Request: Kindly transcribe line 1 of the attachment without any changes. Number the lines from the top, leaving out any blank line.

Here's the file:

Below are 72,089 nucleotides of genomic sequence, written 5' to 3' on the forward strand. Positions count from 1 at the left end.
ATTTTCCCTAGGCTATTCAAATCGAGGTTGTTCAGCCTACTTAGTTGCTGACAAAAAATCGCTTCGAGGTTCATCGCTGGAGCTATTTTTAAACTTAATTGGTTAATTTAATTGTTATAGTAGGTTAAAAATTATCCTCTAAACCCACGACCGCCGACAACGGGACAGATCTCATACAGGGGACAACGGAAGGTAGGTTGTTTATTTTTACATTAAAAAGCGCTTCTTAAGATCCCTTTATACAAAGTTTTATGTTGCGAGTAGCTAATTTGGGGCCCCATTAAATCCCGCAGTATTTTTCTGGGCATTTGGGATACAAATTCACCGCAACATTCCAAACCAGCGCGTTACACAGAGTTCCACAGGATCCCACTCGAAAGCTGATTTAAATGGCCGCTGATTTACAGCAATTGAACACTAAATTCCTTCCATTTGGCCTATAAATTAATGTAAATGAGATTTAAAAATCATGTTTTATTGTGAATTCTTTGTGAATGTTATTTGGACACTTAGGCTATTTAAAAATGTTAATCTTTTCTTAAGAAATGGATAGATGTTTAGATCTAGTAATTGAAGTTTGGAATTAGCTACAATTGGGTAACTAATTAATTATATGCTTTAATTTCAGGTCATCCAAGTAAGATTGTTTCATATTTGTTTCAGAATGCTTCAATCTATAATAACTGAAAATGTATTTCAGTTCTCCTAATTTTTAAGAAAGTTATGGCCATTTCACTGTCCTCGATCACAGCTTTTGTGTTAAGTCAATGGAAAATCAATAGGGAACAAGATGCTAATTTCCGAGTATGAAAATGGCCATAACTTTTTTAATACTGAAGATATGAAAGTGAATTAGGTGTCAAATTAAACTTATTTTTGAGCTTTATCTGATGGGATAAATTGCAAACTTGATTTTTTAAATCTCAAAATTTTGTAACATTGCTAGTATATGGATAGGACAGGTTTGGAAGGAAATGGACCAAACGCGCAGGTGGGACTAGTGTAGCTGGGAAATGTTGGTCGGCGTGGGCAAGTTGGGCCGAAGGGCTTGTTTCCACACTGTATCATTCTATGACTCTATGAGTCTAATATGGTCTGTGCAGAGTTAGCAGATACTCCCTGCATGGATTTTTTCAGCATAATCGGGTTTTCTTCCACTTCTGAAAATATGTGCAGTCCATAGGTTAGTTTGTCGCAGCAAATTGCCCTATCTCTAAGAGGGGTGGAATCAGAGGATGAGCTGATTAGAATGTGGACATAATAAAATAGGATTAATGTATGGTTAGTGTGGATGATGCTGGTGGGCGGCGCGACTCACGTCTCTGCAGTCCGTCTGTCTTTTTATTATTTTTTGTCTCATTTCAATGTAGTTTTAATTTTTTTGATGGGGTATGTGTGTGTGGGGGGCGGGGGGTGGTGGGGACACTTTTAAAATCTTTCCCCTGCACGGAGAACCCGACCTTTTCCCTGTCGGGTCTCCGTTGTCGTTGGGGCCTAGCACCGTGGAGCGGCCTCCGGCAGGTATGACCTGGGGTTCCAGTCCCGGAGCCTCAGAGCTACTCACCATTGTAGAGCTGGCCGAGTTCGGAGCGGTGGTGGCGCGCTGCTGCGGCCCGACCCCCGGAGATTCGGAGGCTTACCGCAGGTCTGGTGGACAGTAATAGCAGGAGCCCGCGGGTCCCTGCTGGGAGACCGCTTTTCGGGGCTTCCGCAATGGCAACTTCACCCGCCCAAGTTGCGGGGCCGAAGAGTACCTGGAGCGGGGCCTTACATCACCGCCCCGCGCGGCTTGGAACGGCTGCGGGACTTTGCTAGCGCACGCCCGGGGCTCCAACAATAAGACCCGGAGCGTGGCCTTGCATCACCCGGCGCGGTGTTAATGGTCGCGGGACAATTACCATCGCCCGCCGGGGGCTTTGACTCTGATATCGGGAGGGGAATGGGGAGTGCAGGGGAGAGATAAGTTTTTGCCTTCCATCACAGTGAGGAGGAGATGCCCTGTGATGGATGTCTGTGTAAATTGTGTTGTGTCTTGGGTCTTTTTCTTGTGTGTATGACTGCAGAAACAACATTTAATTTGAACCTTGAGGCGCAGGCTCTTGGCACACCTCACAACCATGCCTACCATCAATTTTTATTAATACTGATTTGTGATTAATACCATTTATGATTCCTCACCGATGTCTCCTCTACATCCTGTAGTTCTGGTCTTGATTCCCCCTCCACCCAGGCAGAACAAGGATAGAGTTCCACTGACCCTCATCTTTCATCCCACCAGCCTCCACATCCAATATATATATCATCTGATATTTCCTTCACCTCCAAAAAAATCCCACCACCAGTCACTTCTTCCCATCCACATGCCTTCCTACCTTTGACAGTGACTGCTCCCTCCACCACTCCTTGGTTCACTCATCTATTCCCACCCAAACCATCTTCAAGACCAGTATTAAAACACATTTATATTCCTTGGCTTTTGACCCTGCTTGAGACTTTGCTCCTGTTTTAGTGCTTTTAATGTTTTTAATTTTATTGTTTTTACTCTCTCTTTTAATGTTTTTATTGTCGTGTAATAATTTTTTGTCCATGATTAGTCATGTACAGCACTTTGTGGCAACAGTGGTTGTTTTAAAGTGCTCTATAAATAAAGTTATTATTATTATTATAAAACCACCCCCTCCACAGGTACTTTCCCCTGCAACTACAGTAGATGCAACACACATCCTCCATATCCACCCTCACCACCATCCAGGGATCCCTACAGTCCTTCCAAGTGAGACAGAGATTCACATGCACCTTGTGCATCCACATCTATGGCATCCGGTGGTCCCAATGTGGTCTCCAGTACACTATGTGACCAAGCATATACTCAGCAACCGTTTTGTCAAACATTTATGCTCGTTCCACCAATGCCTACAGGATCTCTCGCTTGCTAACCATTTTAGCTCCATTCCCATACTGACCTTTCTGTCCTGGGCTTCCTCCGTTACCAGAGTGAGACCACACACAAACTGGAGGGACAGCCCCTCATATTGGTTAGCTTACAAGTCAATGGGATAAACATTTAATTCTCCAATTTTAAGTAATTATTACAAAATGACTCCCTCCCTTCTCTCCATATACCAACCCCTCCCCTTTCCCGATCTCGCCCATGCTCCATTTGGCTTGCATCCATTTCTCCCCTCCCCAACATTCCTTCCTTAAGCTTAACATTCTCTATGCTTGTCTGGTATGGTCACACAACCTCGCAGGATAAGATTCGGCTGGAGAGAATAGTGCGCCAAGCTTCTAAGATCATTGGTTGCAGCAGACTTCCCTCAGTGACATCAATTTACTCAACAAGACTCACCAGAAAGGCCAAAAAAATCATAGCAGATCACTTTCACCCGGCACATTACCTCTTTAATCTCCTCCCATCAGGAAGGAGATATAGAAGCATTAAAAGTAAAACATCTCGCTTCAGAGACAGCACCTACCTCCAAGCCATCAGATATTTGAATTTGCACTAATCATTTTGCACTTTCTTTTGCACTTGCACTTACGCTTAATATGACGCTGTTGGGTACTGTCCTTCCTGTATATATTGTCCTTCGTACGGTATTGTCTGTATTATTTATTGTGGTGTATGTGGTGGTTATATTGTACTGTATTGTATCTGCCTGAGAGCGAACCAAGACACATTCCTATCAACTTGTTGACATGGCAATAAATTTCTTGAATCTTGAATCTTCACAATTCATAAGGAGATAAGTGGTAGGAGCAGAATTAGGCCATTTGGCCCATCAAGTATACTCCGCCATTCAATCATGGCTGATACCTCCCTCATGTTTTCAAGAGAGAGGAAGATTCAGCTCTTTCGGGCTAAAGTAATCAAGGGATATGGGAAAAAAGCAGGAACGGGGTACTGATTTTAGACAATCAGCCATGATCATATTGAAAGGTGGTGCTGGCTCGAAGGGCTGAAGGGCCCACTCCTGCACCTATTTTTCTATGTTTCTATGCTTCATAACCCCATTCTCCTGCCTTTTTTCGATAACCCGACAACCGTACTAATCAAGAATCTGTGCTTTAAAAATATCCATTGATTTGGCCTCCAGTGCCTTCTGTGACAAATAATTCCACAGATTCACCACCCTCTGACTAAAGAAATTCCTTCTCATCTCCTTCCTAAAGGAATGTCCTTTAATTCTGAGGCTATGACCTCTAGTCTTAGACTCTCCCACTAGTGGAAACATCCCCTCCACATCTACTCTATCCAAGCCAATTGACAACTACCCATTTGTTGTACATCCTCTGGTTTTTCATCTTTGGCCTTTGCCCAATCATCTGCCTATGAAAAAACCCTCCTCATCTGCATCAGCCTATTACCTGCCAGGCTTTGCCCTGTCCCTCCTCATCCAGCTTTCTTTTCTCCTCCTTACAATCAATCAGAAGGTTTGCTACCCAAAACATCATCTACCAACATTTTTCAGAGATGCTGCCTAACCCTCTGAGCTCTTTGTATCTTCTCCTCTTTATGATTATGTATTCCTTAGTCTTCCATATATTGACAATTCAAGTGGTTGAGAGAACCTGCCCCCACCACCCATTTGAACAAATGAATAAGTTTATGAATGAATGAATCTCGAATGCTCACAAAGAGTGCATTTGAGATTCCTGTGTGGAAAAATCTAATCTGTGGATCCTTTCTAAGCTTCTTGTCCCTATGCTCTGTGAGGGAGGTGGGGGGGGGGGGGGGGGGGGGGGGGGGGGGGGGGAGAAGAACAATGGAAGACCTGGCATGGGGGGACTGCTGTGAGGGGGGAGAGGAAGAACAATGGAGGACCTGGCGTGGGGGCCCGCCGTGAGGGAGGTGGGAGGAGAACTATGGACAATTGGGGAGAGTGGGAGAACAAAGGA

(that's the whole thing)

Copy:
Below are 72,089 nucleotides of genomic sequence, written 5' to 3' on the forward strand. Positions count from 1 at the left end.